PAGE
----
This has had all sorts of unintended consequences. There are now more people trying to be professional photographers. And more amateurs shooting with dSLRs trying to sell their photos, or give them away just to say they can get published. Photo rates have dropped, especially for stock photos. Enter iStockphoto, the bane of professional stock photographers. iStockphoto has driven stock rates so low, many photographers who used to make a living off of selling stock have quit the business and moved on to careers that actually pay. Some photographers are in the strange situation where they are selling photos for well below the cost of making them, subsidizing the end user. I’ve seen Rights Managed photo sales through Corbis and Getty that are in the $1 range. You can bet it costs a lot more than $1 to take an image. And then there is the time involved in getting images edited and posted for sale. How much does that cost? Too much to sell for $1.

But having more people shooting and selling has had a big net increase in the creativity of current photography compared to a few years ago. I can say personally that having new photographers nipping at my heels has kept me sharp and helped me push myself creatively. Luckily, I’ve never counted much on stock photography for income.

Another change that digital photography has made is in tonal range. Pro shooters in the past would mostly shoot slides (or transparencies as we called them). Transparencies had a tonal range of about 5 stops from dark to light. This was a limiting factor in shooting, both in how and what could be photographed. The current batch of digital cameras has a tonal range of 8 or more stops of tonal range. This is a huge increase and has opened up a lot of creative options.

In the past, any photographer who knew anything would avoid shooting higher than about 400 ISO (or ASA) film (journalists being the exception here). Film at high ISOs became so grainy as to be worthless. The best cameras now have ISOs up to 100,000, with very usable results up to 12,800. Again, this gives photographers the ability to shoot things that were just not doable with film ‘technology’. Living in the Northwest, I find myself shooting fast sports in dark rainforests a lot in the past few years. I couldn’t have done this five or six years ago because the high ISOs necessary were too noisy. Great high ISO performance is a big reason there are so many photogs out there shooting those amazing star images, another creative option that wasn’t available 6 or 7 years ago.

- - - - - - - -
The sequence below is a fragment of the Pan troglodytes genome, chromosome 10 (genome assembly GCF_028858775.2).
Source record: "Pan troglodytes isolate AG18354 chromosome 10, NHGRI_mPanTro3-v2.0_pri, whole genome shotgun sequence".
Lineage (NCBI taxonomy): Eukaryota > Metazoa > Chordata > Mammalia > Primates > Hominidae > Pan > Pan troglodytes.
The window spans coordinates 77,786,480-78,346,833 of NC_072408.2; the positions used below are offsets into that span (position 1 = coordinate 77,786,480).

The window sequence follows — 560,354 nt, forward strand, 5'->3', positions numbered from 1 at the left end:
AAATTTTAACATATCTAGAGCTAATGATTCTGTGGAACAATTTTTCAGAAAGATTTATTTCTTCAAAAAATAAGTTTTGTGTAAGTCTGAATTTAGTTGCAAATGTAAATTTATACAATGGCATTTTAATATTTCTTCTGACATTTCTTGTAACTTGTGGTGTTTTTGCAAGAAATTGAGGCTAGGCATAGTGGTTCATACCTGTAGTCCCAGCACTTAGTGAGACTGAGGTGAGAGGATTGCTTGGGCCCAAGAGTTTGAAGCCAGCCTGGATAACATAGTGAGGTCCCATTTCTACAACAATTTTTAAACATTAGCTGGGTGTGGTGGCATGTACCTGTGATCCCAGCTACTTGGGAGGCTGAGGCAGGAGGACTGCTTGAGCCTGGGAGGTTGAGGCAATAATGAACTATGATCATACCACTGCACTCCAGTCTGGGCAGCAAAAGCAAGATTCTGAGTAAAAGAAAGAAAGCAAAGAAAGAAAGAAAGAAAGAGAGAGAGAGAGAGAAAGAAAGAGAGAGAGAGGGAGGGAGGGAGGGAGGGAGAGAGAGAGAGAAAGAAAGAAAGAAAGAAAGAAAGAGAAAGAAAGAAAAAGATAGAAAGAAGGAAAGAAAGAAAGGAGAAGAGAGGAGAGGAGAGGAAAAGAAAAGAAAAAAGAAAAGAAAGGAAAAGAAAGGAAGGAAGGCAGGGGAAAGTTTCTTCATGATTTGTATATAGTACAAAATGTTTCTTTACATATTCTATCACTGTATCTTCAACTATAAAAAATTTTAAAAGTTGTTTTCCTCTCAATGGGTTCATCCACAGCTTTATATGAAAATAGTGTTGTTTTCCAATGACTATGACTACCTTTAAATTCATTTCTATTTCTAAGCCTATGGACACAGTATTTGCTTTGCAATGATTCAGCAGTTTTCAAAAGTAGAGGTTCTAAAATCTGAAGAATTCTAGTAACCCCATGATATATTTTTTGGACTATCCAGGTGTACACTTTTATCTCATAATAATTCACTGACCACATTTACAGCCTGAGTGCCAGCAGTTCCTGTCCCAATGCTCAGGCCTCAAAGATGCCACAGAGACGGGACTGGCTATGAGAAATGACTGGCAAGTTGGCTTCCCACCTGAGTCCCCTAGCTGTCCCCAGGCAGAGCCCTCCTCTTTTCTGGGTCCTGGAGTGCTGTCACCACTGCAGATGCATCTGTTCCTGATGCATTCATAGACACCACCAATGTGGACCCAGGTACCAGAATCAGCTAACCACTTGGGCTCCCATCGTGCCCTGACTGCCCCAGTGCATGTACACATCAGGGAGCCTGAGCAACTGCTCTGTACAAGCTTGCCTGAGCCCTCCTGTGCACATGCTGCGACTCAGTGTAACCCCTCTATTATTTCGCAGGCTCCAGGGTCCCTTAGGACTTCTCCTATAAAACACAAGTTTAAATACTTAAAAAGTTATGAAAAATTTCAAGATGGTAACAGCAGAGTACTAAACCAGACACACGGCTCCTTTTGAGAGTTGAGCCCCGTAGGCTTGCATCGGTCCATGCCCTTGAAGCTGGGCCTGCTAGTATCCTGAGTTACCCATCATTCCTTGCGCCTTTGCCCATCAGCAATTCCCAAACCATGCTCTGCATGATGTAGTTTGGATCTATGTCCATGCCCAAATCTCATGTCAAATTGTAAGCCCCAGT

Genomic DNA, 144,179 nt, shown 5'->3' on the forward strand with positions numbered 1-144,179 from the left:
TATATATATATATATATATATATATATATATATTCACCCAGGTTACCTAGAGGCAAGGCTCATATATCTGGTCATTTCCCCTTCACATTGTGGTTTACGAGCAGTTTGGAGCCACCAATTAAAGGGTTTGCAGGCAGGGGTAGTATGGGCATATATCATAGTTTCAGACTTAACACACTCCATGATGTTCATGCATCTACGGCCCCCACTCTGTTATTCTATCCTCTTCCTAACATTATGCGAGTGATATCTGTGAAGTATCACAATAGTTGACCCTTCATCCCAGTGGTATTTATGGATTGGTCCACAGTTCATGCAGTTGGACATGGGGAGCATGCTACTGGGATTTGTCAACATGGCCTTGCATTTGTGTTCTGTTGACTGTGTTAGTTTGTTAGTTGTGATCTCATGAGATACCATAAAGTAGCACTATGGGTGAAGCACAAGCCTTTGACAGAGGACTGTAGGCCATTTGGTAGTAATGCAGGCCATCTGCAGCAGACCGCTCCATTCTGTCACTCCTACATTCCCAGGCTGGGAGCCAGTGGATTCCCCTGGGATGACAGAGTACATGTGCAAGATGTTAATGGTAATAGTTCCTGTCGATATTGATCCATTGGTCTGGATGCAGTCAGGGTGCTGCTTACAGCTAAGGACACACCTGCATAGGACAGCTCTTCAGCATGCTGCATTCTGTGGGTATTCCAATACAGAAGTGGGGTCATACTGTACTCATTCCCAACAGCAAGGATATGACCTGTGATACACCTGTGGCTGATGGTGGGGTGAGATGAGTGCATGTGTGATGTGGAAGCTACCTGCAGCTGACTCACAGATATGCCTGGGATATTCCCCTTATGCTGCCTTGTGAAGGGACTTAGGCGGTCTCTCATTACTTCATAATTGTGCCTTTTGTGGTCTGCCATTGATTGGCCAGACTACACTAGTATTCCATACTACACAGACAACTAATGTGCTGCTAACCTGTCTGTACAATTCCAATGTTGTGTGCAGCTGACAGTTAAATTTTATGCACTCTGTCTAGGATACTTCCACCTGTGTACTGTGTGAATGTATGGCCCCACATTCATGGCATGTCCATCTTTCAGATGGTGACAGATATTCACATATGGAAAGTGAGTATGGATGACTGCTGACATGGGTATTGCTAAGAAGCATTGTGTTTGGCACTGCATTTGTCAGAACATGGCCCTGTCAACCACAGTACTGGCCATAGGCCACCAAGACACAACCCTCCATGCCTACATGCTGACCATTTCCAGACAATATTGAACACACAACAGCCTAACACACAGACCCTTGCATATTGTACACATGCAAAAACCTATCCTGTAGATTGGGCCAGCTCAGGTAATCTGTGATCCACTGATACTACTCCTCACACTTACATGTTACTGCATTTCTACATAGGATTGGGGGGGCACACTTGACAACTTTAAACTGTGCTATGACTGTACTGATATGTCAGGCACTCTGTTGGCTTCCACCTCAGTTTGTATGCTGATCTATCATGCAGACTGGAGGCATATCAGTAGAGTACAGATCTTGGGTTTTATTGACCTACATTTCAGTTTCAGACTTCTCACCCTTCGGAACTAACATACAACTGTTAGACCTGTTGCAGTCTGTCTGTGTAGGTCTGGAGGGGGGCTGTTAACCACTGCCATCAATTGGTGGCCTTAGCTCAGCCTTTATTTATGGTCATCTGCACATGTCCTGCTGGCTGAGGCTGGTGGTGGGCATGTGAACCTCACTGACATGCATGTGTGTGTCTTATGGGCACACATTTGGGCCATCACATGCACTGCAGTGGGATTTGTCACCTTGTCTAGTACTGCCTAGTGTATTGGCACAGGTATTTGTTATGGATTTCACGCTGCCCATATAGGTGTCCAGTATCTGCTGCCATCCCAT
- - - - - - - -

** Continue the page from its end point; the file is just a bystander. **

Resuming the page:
Probably the newest change in digital photography is the high quality HD video coming from dSLRs. Canon introduced Full HD video in the 5D Mark II for photojournalists. It’s had the unintended consequence of creating an entire new way of shooting video, and it’s been a wildfire of budding and very creative videographers ever since. All new industries are popping up to support video from dSLRs. I know videographers who are changing formats because their clients are demanding the beautiful shallow depth of field look from dSLR video. Photographers (including me) are now wading into or and becoming big players in the video market (see Vincent Laforet).

I’m a parent and have learned that with kids, the only thing that stays constant is change. We are lucky to be living in a time of constant technological change. But as creators, we need to adopt and adapt technology or be left behind.